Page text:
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In this special two-part interview, Office of Personnel Management Deputy Director Michael Rigas discusses the implementation of the president’s recent workforce executive orders and the ways the federal government is […]

In this special two-part interview, Office of Personnel Management Deputy Director Michael Rigas discusses the implementation of the president’s recent workforce executive orders and the ways the federal government is looking to reward high performing employees.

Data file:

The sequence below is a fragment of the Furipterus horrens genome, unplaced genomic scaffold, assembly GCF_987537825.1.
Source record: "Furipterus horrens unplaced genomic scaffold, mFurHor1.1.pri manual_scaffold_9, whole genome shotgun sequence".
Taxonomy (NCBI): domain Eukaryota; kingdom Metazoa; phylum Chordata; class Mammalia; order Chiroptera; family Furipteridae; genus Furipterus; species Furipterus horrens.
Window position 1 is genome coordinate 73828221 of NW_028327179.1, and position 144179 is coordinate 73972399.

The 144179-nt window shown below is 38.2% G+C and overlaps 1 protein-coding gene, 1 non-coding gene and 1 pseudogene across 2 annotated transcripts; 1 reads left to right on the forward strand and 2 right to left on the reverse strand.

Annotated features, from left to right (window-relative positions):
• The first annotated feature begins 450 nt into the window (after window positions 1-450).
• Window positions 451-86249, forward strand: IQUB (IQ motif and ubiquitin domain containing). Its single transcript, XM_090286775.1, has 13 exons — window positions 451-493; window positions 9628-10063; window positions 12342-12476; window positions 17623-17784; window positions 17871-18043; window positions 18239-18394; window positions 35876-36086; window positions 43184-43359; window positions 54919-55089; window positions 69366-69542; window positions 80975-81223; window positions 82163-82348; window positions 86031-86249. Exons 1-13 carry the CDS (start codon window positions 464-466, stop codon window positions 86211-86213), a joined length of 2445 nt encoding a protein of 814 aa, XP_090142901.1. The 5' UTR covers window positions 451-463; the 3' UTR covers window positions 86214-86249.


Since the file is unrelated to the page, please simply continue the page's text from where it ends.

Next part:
The Office of Personnel Management released guidance last week on the president’s new workforce executive orders. These include data reporting requirements, deadlines, and restrictions on “official time.” Michael Rigas, deputy director of OPM, says that the executive orders are a reaction to employees not performing their work. “The guidance related to official time asks that agencies limit official time for employees to 25 percent of their duty time. We have numerous examples of federal employees, such as doctors and nurses at the VA, who are being paid by taxpayers to serve veterans at VA hospitals, who are on one hundred percent official union time,” said Rigas. “Meaning they are not serving time as doctors and nurses but spending their salary time on union business. This is what they are seeking to address.”   Because of the extreme changes the orders make to collective bargaining rights, 15 federal employee unions are suing to prevent their implementation. While Rigas couldn’t comment directly on the legal actions, he said that the orders reflect the opinions of federal employees.   “We are working with the agencies on these issues and with our own unions as well. In a lot of ways, these executive orders and the guidance we are offering are in response to what federal employees are telling us,” said Rigas. “The Office of Personnel Management conducts an annual survey called the Federal Employee Viewpoint Survey and only 31 percent of federal employees responded by answering yes to the question ‘My agency or work unit effectively deals with employees who cannot or won’t perform their duties.’ That’s 69 percent of federal employees who couldn’t answer yes to that question. Even after these orders were issued, Government Executive did a poll which said that 51 percent of federal employees supported the executive order. There’s a need out there, and federal employees themselves recognize it, to reform the process.”   Rigas told Government Matters that a priority for OPM is to start rewarding high performers in government. To accomplish that, he wants to utilize a proposed $1 billion workforce fund. “The workforce modernization fund provides agencies the opportunity to seek funds for reskilling federal employees, or rewarding high performing employees, or employees with high demand or critical skill sets,” said Rigas. “We see a lot of that in STEM areas; science, technology, engineering and math. Especially in cybersecurity… where the private sector can really out‑compete the federal government in terms of offering pay and resources for employees who have those skill sets. We want to make the federal government the employer of choice in these areas.”

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